Christmas is well and truly over. The build up is exciting , magical and memorable while the come down is a bit shit, to be frank.
January for us started off a little differently this year.
We added to our family.
A little Jack Russell by the name of Lola, which my youngest son insists on calling ‘Lola Dear’; yes he has watched ‘Lady and the Tramp’ over the Christmas, probably more than the average four-year-old.
Lola Dear has been with us for just over a month now and in that time she has taught me, a dog lover, a few new things…
House trained, doesn’t mean weather trained. Lola Dear refuses to do her business outside when there is wind and rain combined. My middle guy has to carry her out onto the grass where she has a sniff, a pee and while doing number two keeps her eyes firmly on him. This eye balling while doing a number two, has indeed freaked my middle guy out, but a quick chat with another dog owner informs me that she is at her most vulnerable while doing number two and just wants to ensure my son has her back, so to speak.
Tone. Lola Dear responds so well to tone that when I have found playdough mashed into Ethans brand new Simpsons rug, she assumes it is her that is in trouble and runs off to bed. Unlike my four-year-old, who insists the playdough rolled onto the rug and got mashed up into it by ‘accessident’ when his own runner happened to walk over the rug and got attacked by the playdough.
Exercise has changed. Lola Dear becomes a dog on a mission to chase absolutely anything that moves, which is fine when it’s not just Ethan and I with her. Have you ever ran up a hill with an excited puppy attached to a wheelchair who’s battery has run out and is now on the manual setting? That’s exercise for me these days.
Lola Dear now owns our home. I don’t remember signing anything over to her but that doesn’t seem to matter. She stands guard at the sitting room window and will inform us, if even a bird dare lands in our garden.
Lola Dear also likes to be our in-house alarm clock. She must have a schedule that we are not privy to, which we must obey. She lets out little whimpers from about 7am, these whimpers turn into gentle barks, then by 7.45am she’s full on barking, which I have to say is handy Monday through to Friday. (Not so handy Saturday and Sunday) She is used to Ethans home helper coming in each morning and often lets me know I slept through my alarm, again. Anyone else finding it hard to get back into school morning lark after the break?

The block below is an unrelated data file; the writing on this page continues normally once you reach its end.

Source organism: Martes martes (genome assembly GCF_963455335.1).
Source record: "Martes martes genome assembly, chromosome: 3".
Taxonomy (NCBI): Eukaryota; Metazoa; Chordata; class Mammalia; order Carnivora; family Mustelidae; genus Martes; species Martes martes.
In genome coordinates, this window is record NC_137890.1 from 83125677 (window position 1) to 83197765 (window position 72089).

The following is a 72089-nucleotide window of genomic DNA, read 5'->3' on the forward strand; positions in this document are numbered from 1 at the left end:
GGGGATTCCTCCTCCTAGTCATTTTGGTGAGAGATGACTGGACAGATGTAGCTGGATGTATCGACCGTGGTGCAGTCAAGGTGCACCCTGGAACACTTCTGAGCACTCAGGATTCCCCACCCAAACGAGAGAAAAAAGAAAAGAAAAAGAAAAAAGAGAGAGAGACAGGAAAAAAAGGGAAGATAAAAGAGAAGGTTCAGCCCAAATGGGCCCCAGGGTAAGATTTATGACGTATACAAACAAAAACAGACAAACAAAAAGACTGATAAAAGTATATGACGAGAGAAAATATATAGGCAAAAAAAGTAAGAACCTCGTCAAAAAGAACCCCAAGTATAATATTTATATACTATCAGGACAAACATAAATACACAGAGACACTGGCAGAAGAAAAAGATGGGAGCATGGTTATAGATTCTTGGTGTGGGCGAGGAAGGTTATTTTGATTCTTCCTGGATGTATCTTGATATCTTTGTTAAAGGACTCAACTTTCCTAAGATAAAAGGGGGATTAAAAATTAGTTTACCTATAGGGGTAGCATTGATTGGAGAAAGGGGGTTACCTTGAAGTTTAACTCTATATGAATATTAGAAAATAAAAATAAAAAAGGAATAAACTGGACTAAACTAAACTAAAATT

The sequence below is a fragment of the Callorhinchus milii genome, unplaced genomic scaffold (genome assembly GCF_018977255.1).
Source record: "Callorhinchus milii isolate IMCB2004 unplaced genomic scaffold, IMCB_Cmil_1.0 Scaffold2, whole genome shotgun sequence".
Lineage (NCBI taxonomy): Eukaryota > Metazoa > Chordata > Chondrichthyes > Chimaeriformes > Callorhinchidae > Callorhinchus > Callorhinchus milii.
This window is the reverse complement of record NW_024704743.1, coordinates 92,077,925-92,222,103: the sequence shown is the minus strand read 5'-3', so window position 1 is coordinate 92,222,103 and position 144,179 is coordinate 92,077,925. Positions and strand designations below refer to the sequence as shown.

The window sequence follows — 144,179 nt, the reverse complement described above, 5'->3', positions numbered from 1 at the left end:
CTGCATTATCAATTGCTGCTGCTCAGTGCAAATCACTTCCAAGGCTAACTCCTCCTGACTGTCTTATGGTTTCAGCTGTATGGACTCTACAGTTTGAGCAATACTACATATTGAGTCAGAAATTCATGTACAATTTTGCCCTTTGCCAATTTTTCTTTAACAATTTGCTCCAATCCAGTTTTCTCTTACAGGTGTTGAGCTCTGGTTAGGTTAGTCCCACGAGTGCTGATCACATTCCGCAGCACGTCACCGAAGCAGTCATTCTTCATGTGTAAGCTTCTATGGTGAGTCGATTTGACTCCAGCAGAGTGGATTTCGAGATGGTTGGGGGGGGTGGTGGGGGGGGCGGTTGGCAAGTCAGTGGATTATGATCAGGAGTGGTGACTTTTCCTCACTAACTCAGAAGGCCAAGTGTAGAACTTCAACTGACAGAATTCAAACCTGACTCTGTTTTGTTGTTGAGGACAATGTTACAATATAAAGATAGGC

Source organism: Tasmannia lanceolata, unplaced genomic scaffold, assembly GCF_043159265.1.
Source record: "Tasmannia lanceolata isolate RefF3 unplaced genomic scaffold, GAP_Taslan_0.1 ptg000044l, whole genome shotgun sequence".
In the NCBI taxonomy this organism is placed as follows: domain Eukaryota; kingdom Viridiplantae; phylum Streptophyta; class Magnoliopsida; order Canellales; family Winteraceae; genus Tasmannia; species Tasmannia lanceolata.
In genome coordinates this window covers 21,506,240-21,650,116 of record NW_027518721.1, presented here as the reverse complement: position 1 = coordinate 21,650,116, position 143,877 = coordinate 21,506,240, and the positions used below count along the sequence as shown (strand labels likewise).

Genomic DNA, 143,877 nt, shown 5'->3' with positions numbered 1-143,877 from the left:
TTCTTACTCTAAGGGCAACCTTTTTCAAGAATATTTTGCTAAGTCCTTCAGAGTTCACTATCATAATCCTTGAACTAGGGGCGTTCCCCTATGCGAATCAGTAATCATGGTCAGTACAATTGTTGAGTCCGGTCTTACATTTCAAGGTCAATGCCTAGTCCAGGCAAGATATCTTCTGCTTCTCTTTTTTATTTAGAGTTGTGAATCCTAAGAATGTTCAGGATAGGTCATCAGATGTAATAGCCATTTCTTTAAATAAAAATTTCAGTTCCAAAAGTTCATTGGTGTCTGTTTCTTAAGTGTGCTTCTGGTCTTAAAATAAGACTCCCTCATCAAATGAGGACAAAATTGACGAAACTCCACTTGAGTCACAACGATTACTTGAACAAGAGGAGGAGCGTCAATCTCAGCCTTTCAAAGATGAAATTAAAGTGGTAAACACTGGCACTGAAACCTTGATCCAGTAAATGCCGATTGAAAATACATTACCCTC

Lola Dear likes coffee and tea but is more of a coffee dog. I’m pretty sure it’s not good for her but that doesn’t stop her from using her paw to knock over my coffee mug so she can drink up her spoils, spills I mean.
Lola Dear already knows who is the giver of ‘human’ food in our home. She is clued in. She creeps into the dinning room and sits right at Ethan’s feet. She doesn’t make a sound, she is what we now call, a sniper dog. Sniper dog sits watching as I hand some food to Ethan (Ethan is slowly beginning to feed himself again, so obviously we encourage that with small bits of food). Ethan however, now knows sniper dog is never far away. He takes a bite out of his food and throws the rest. His laughter is our first clue that sniper dog is in fact in the dining room too.
Lola Dear loves teddies as much as Ethan does. If its within reach and sometimes if it’s not, according to Lola Dear it is indeed fair game. The same applies to shoes, toys, lego, toes and coffee, as previously stated.
Lola Dear will drop anything, once you tell her to. She has her own toys and is now under the impression that they need to be hidden from the boys, just like they keep their toys from her. Lola Dear has given my four-year-old reason to be afraid of his toys disappearing, which is bloody fantastic. He now tidies everything away in boxes after playing, simply because he doesn’t trust Lola Dear not to chew on them or hide them. (I would have gotten a dog sooner if I knew that they help kiddies tidy the F up after themselves!)
Lola Dear has actually rid me of some anxiety. I have never spoken to so many people when out with her. I am not the best people person and can find it awkward to start even a simple conversation, but Lola Dear encourages it by wagging her tail, waiting for a pet and insisting they acknowledge her. She is a people, kid, dogs dog when not protecting our house from behind the sitting room window.
Lola Dear does a great impression of a Hoover but we do our best not to abuse this ability unlike the kids who think it’s a pretty cute ‘trick’.
And Lola learned a few new things too
Lola Dear learned that the Christmas tree will fall if she insists on climbing it.
Lola Dear learned that Ethan doesn’t share his toys as willing as his food.
Lola Dear learned that the dog in the mirror is herself. She has not grasped that the dog in the window is her reflection, just yet.
Lola Dear learned cushions are not for peeing on, regardless of the weather outside.
Lola Dear learned that dogs bark on the TV too.
Lola Dear learned that the postman means no harm, nor does the milkman.
Lola Dear is still in the process of learning about birds, how be walked, when to sit, when not to bark… there’s quite a long list when I think about it.
We have talked about getting a dog for many, many years. Our middle son, J, has begged for a dog for as long as we can remember. We decided late last year that we would put our research to the test and add ‘Lola’ to our family.
Here’s to many more adventures with our complete family!
This was originally published on FamilyFriendlyHQ